Ontario regional service provider Bruce Telecom will be providing advanced services such as IPTV for its 18,000 subscribers through an edge router from Redback.

An independent telephone company since 1910, Bruce Telecom started up an Internet division in 1995 and today has some 18,000 accounts, half of which use high-speed DSL.

Previously the service provider was using six Redback routers and one Copper Mountain router, which it had problems with. “Our technicians had the experience with Redback and it was time to consolidate into an edge product,” said Don Merritt, vice-president of operations with Bruce Telecom. Redback’s SmartEdge router, an integrated router that manages and delivers voice, video and Internet traffic from one location, will give the service provider “triple-play” capabilities to roll out advanced services like bandwidth-on-demand and IPTV.

Redback provides broadband services to service providers that deliver advanced services to consumers and businesses. An edge router literally sits on the edge of a service provider’s network and is the first point of contact that a consumer or business has with IP-enabled equipment. “It’s the point where the intelligence really sits,” said John Spiliotis, vice-president of sales and operations for the Americas with Redback, which was recently acquired by Ericsson for its triple-play expertise.

Phone companies are getting a significant amount of competition from other broadband service providers, such as cable companies, and they’re losing their local access revenues by five to six per cent per year, he said. As a result, they’re turning to advanced services such as VoIP, IPTV, business VPNs and high-speed music and video delivery.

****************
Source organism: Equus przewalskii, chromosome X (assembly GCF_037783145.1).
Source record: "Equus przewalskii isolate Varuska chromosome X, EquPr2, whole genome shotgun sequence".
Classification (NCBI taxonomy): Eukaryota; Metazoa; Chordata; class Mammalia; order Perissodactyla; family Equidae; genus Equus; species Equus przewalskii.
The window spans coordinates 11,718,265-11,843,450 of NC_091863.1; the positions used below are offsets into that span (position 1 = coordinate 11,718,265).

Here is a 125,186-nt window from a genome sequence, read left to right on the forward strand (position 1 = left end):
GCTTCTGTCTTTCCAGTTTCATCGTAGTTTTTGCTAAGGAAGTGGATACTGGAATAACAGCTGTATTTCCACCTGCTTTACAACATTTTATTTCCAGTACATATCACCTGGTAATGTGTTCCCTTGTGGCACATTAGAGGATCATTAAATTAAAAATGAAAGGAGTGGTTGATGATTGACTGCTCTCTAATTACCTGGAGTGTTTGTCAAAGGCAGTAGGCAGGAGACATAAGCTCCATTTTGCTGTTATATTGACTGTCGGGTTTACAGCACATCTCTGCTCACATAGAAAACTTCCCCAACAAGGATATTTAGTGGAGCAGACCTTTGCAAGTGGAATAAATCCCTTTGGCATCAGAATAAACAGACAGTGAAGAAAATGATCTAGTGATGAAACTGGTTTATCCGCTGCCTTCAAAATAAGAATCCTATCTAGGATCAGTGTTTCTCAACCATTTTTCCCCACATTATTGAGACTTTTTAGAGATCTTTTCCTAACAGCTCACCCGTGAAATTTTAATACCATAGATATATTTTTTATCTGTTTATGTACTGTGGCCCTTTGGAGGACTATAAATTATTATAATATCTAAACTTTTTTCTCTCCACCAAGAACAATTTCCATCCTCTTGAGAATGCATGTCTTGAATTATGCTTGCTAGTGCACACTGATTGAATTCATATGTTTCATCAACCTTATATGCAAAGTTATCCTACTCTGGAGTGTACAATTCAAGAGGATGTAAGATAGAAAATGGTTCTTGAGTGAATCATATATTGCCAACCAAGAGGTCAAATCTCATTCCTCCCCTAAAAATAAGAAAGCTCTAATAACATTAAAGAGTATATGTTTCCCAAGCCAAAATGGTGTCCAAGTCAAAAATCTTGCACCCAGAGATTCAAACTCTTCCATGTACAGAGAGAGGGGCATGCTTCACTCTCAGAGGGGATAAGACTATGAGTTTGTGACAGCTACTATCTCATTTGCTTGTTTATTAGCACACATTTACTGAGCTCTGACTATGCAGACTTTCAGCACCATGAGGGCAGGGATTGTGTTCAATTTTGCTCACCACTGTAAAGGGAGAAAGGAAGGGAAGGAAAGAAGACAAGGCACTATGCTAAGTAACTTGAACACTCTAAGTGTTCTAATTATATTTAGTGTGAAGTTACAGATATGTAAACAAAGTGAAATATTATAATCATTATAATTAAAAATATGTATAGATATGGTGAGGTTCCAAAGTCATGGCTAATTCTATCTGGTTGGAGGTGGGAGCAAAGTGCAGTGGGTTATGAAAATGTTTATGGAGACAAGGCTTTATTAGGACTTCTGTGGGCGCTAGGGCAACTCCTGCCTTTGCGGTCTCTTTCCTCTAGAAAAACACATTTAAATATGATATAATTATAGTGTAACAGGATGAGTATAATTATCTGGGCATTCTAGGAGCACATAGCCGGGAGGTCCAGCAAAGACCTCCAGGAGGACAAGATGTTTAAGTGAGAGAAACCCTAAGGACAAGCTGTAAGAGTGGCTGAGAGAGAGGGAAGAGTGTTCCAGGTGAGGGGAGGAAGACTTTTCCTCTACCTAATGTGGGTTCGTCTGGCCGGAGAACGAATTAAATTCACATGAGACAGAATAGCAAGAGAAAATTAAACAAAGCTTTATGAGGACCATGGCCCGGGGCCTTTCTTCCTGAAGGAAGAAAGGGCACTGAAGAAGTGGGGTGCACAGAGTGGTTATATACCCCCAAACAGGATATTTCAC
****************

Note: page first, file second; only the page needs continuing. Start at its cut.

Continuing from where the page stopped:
Bruce Telecom worked with solution provider Solunet to customize the service with bandwidth-on-demand and security. Currently the service provider offers services in a range of speeds, and many of its customers subscribe to a DSL Lite service that’s not as fast as true high-speed. “We foresee in the future with video-on-demand type services, customers are going to want higher bandwidth but they’re not going to want to pay for a month’s worth of bandwidth just to download one movie,” said Wayne Eichenberger, senior technician with Bruce Telecom. With bandwidth-on-demand, customers will be able to log onto the service provider’s customer Web page and select a higher rate of service for a specific period of time.

It will also be offering attack mitigation, where it can proactively prevent infected computers from adversely affecting its network or other people’s networks.

“These processes could not be automated to the level they will be automated in the future,” said Eichenberger. “Up until now it’s been a completely manual process.”

While no timetable has been put in place, he expects these services to start rolling out in the next six months.

“We are enabling these service providers on the edge to upgrade their networks to deliver these advanced services,” said Spiliotis. Right now, many service providers have multiple boxes in their network, which is costly to manage. One way to reduce those costs is to replace multiple boxes with an integrated architecture that includes voice, video and data services in one box – what it refers to as triple play.

This is already an established practice in the Asia Pacific, where service providers now offer IPTV to hundreds of thousands of subscribers. In China, for example, its 32 provinces have no copper infrastructure in place, so triple play is an ideal fit. The triple-play trend is just now hitting North America, said Spiliotis, but we’re lagging behind the rest of the world because of our huge base of legacy equipment.

Comment: info@itbusiness.ca

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